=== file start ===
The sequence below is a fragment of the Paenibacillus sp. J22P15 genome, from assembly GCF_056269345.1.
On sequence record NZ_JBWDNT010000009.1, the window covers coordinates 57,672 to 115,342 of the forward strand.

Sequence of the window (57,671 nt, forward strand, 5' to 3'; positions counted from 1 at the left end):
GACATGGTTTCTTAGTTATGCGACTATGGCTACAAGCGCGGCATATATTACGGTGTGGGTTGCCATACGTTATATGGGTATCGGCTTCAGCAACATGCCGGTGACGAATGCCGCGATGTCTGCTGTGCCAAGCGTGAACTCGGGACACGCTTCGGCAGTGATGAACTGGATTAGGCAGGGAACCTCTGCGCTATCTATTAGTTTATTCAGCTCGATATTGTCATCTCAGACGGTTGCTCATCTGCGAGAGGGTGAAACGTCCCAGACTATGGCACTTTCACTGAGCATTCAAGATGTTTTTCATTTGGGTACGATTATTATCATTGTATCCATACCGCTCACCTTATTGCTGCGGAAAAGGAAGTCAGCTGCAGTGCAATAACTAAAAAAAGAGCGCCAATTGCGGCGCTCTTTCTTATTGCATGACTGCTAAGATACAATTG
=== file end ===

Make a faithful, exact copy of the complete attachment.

The sequence below is a fragment of the Paenibacillus sp. J22P15 genome, from assembly GCF_056269345.1.
On sequence record NZ_JBWDNT010000009.1, the window covers coordinates 57,672 to 115,342 of the forward strand.

Sequence of the window (57,671 nt, forward strand, 5' to 3'; positions counted from 1 at the left end):
GACATGGTTTCTTAGTTATGCGACTATGGCTACAAGCGCGGCATATATTACGGTGTGGGTTGCCATACGTTATATGGGTATCGGCTTCAGCAACATGCCGGTGACGAATGCCGCGATGTCTGCTGTGCCAAGCGTGAACTCGGGACACGCTTCGGCAGTGATGAACTGGATTAGGCAGGGAACCTCTGCGCTATCTATTAGTTTATTCAGCTCGATATTGTCATCTCAGACGGTTGCTCATCTGCGAGAGGGTGAAACGTCCCAGACTATGGCACTTTCACTGAGCATTCAAGATGTTTTTCATTTGGGTACGATTATTATCATTGTATCCATACCGCTCACCTTATTGCTGCGGAAAAGGAAGTCAGCTGCAGTGCAATAACTAAAAAAAGAGCGCCAATTGCGGCGCTCTTTCTTATTGCATGACTGCTAAGATACAATTG